The present indications are that the war is to be vigorously prosecuted during the winter.  God grant that our arms may be prospered and so order events that Slavery may die.  How blessed is the truth that God is King.  He doeth his pleasure among the armies of heaven, and among the inhabitants of the earth.  We may safely trust our Country, our friends and ourselves in his hands.  He doeth all things well.


Peggy's Comments:
James Pennock was one of Julia's nephews, the oldest son of her sister Clara.  He was 13 at the time and he did survive the bout of typhoid fever.

The plan for bombarding Fort Walker and Fort Beaureguard was to sail the ships in an elliptical pattern, bombarding each as the ships passed by.  Although this plan broke down, the Federal forces succeeded in capturing both forts.  Loss of life was small.



Here is an interesting article from the current NY Times blog Disunion regarding the naval battles.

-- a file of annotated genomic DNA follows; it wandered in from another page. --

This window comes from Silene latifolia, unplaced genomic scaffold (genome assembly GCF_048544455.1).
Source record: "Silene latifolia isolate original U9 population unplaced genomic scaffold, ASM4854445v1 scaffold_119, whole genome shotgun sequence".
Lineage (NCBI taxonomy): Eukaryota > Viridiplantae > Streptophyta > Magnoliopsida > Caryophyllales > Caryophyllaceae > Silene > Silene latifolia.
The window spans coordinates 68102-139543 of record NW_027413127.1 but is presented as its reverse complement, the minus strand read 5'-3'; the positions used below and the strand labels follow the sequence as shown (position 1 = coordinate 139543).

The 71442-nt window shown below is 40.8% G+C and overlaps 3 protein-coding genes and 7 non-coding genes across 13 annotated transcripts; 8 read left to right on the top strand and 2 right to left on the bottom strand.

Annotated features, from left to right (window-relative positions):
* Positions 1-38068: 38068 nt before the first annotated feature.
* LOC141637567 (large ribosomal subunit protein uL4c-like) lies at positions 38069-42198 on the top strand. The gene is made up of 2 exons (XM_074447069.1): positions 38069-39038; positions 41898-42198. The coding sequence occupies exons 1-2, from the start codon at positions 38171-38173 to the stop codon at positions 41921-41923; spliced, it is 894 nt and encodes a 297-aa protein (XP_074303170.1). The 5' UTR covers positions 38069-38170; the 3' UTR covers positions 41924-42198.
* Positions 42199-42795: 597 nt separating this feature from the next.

Friday, November 11, 2011

Monday Nov. 11



Mr. W. B. Hollister here getting out the foundation stones for Father's monument.

Maggie Voris and Ella Cotton called.  William went out to Tunnel Station in the afternoon.  Mrs. Terril washed.  Two lumber men from New York here to supper.  Seemed quite surprised that we charged them nothing for their fare.  Mr. Douglas Putnam here in the evening, also B. C. Bailey and G W. Bailey.  It is said the great Naval Expedition has landed at Port Royal, South Carolina.  This is "carrying the war into Africa".

Peggy's comments:
Maggie Voris was Lizzie Cutler's 26 year old sister.

William would be going to Tunnel Station regarding RailRoad business.

Mrs. Terril often came to help with housework.

Julia Cutler's father, Ephraim Cutler, was born 13 April 1767 and died 8 July 1853.  He is buried in the Riverview Cemetery (also known as Gravel Bank Cemetery) near where he lived in Warren Township, Ohio.


Tombstone inscription:
SON OF MANASSEH CUTLER, L. L. D. BORN IN EDGARTON MASS APRIL 13 1767 HE EMIGRATED TO THE TERRITORY NORTHWEST OF THE OHIO 1795 WAS APPOINTED JUDGE OF THE COURT OF COMMON PLEAS AND OF THE QUARTER SESSIONS 1797 WAS A MEMBER OF THE TERRITORIAL LEGISLATURE 1801 AND OF THE CONVENTION WHICH FORMED THE CONSTITUTION OF THE STATE OF OHIO 1802 HE DIED JULY 8 1853 AGED 86 YEARS